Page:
5 Relationships That Are Keeping You Stuck

They say it’s not “what” you know, but “who” you know.

That’s not accurate—it’s actu­ally *how* you know.

*How* you relate to things matters more than *what* or *who* you’re relat­ing to. This is because how you relate to one thing is how you relate to anything.

You can change the what and who for decades, but if your “how” is off, your results will stay stag­nant. If you shift HOW you relate, then the “what” and “who” doesn’t matter.

This “how” goes way beyond the words and actions. Tactics, strate­gies, modal­i­ties, and ther­apy only focus on the behavioral-how of relationships—not the symbolic, mytho­log­i­cal arche­types that are running uncon­sciously.

It’s not just about people either.

Our rela­tion­ships with objects, ideas, envi­ron­ments, and people all reflect our inner psycho­log­i­cal land­scape and the way we manage energy. If these are distorted or miswired due to trauma or culture, we find ourselves having a diffi­cult time with even the most basic aspects of life—despite consciously know­ing the solu­tions.

This is why you may “know” all the meta­phys­i­cal or busi­ness ideas out there, and yet still not get the results you should be getting. Simply know­ing them isn’t enough—you need to know how to liter­ally embody and actively relate in the world.

Working with clients over the past decade, I’ve discov­ered the top five things (unordered) that people are out of rela­tion­ship with that keep them stuck:

1. Parents

Someone’s parents show you an uncanny deal about how they relate to key arche­types of life. They are the basis for the mascu­line and femi­nine concepts they carry with them into adult­hood, which are the primary yin and yang prin­ci­ples of creation. Their own rela­tion­ship with each other and yours with them has the largest influ­ence on shap­ing your world­view (personal devel­op­ment and heal­ing work aside).

For exam­ple, my parents fought a lot grow­ing up, so my inter­nal creative/feminine and logical/masculine aspects were often opposed and in conflict. Imagine how hard it is to create and make deci­sions when there’s always conflict inside.

2. Money

Someone’s rela­tion­ship with money tells you exactly how they manage energy. How they give and receive mate­r­ial objects, nutri­ents, plea­sure, love, wealth, and affec­tion.

For exam­ple, a client who had a hard time accept­ing money from others also deflected compli­ments and affec­tion­ate touch. The rejec­tion of receive money had noth­ing to do with dollars, but a deep-seated belief that she didn’t deserve to be loved.

3. Oneself

How we relate to ourselves is going to be how we relate to anything else. It’s frac­tal in nature. You can also see the truth about how you view your­self by your opin­ions and judg­ments of others.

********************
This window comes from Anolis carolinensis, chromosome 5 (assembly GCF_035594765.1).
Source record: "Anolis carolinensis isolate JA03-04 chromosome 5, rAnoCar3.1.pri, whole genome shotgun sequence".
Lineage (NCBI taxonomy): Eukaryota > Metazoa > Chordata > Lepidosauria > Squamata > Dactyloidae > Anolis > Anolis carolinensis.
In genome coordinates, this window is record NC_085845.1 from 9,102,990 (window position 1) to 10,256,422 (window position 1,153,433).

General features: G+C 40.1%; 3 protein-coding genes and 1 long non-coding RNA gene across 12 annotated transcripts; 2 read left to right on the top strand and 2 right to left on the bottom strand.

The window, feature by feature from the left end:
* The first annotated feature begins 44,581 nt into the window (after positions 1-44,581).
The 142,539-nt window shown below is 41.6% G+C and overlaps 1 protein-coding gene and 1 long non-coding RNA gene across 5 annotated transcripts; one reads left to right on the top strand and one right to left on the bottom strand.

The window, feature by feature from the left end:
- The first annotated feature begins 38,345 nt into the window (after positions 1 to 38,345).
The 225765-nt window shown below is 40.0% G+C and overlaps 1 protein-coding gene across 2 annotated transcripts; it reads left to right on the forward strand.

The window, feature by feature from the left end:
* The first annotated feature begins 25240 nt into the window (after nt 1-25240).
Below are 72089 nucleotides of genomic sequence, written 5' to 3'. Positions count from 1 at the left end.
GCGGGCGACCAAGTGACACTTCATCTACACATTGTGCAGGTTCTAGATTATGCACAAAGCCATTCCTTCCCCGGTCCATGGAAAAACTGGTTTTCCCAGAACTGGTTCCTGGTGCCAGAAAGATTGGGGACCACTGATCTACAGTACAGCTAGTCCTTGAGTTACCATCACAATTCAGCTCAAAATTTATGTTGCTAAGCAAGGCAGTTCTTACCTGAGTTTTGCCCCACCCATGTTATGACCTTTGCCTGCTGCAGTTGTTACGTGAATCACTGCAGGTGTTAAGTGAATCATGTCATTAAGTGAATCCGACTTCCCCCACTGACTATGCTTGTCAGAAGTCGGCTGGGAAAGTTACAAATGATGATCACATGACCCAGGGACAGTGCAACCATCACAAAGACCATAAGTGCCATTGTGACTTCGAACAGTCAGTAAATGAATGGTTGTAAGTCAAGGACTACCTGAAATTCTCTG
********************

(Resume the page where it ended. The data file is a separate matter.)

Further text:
For exam­ple, if at our core we see ourselves as ugly and despi­ca­ble, we will likely project that distor­tion out upon things in the world. We will see the cruelty and repul­sive­ness of others and discredit the beauty. Or, perhaps we will flip into reaction-formation and do every­thing we can to super­fi­cially try to make ourselves more pure and beau­ti­ful to compen­sate.

4. Fear

Our rela­tion­ship to fear will either stop us dead or propel us into great­ness. All heroes have fear—it’s how they relate to the fear that tran­scends them into heroic realms. The fear may trans­mute and dissolve through their jour­ney, or it may stay and they learn how to relate to it and culti­vate courage despite it.

For exam­ple, most people see fear as some­thing to run away from. This makes sense 10,000 years ago when we faced a pack of wolves, but not when speak­ing on a stage. The most success­ful people I’ve met see fear as an indi­ca­tor of where to go—not what to avoid. Whenever I see some­thing I’m afraid of, I know—from relent­less experience—that what I need (not always want) is on the other side of it. This makes fear the great­est teacher, rather than the enemy. You see people that are at war with fear, and it always seems like their life is a battle.

5. Life

The way we relate to life itself sets both macro and micro themes for our own life expe­ri­ence. Is life a drag, where we go from cradle to grave slav­ing away in the rat race? Is life a beau­ti­ful expe­ri­ence of adven­ture and connec­tion? Is life a horri­fy­ing thing we must construct a fantasy about so we don’t have to face real­ity?

For exam­ple, one person sees life as “a surfa­ble wave” and rides every­thing through with do direc­tion neglect­ing all responsibility—and another sees life as “duty to one’s coun­try” and loses all sense of plea­sure. While both have some merits, they are both out of rela­tion­ship with func­tional, essen­tial aspects of being fully alive.

None of these are right or wrong, good or bad. But some are much more func­tional and expan­sive than others.

Now—how do we deter­mine if the way we relate to these 5 things is func­tional or not?

Through feed­back.

If the response we get from life is chron­i­cally not what we think we should be getting, it tells us that how we *think* we are relat­ing vs the *real­ity* isn’t congru­ent. And only once we know the truth can we make any last­ing change.

And not just any feed­back will do! It needs to be accu­rate feed­back that is not distorted by filters, projec­tions, and agen­das.

If you have a trusted source for that—great.

If not, that’s where I can help.

If you’d like to accel­er­ate this process of discov­er­ing how you relate to money, part­ners, your busi­ness or art, you, and life itself by decades and are sincere in your desire to wake up… and have an open mind about trying some “unusual” approaches…

Then the next step is to learn more about our upcom­ing 2‑day Fractal Relation week­end work­shop just a few weeks away:

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